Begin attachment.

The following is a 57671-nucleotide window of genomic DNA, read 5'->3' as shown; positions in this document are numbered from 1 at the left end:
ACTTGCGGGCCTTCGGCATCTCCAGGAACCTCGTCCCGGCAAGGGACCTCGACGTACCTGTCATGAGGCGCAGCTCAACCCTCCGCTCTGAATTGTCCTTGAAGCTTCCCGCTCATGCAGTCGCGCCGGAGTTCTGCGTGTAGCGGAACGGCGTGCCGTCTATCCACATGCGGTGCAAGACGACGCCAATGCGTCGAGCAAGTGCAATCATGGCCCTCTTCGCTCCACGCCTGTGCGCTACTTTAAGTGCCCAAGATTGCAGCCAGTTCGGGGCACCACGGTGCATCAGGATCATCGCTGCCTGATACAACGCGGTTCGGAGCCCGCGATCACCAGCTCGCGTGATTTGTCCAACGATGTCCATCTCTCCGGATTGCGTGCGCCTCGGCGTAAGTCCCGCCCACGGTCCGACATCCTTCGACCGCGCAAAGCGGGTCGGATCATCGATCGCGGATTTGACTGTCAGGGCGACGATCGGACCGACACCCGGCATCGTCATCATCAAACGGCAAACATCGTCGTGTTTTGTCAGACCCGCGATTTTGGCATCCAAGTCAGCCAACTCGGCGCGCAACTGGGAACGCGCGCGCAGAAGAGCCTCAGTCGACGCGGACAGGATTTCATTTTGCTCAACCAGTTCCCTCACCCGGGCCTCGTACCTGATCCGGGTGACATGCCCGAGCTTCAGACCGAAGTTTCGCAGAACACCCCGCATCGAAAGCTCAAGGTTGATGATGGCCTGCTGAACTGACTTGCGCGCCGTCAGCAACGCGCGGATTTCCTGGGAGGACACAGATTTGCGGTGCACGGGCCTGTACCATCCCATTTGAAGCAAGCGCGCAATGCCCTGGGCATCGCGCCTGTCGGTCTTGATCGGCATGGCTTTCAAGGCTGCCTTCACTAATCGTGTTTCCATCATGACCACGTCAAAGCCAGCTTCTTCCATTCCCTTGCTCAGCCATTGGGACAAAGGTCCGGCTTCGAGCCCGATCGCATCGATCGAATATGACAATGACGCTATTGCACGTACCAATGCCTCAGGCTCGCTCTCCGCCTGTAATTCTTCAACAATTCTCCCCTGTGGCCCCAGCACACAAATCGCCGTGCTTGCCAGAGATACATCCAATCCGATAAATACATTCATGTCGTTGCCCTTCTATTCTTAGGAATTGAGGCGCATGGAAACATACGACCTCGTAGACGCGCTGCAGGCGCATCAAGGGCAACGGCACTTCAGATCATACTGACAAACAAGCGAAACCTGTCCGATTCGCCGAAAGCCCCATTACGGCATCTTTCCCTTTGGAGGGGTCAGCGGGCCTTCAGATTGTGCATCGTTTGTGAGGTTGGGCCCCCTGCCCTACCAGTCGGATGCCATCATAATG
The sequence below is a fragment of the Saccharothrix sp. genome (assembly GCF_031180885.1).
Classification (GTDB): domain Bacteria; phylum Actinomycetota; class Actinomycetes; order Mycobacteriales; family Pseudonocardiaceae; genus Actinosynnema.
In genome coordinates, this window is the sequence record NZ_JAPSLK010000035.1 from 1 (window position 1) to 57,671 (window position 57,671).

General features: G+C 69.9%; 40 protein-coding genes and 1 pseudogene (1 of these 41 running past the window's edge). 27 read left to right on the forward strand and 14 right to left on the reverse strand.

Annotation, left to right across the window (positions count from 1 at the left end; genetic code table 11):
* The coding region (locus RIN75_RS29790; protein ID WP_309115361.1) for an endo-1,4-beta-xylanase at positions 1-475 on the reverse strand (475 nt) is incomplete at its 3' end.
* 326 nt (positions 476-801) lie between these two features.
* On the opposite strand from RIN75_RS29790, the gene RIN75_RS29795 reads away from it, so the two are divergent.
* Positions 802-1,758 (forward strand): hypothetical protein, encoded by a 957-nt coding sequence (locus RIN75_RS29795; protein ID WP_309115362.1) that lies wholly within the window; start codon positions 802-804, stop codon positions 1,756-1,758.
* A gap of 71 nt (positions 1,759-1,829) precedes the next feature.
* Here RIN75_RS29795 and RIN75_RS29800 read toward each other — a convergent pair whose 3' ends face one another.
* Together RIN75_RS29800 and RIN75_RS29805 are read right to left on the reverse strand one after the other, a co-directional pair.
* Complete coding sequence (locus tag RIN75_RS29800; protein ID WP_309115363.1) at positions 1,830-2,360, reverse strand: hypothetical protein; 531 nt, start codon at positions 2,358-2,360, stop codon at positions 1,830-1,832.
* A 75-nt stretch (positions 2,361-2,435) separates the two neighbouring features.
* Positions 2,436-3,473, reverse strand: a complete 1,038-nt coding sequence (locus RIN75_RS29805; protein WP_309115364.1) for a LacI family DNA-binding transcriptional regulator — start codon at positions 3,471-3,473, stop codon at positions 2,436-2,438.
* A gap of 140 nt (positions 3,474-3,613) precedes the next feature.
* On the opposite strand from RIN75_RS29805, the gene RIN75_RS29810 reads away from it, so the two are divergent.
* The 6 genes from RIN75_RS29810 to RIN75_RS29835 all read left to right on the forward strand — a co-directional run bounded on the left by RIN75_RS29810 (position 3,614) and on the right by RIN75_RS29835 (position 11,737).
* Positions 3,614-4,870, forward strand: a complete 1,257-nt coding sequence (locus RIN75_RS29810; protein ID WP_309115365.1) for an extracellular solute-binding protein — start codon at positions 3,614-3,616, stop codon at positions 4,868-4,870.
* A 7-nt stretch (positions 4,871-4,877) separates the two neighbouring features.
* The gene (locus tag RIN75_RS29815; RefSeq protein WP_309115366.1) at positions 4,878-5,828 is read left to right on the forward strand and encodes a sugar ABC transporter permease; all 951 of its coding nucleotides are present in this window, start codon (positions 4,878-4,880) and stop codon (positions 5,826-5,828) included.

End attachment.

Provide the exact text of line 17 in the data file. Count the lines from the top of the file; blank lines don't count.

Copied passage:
* Positions 2,436-3,473, reverse strand: a complete 1,038-nt coding sequence (locus RIN75_RS29805; protein WP_309115364.1) for a LacI family DNA-binding transcriptional regulator — start codon at positions 3,471-3,473, stop codon at positions 2,436-2,438.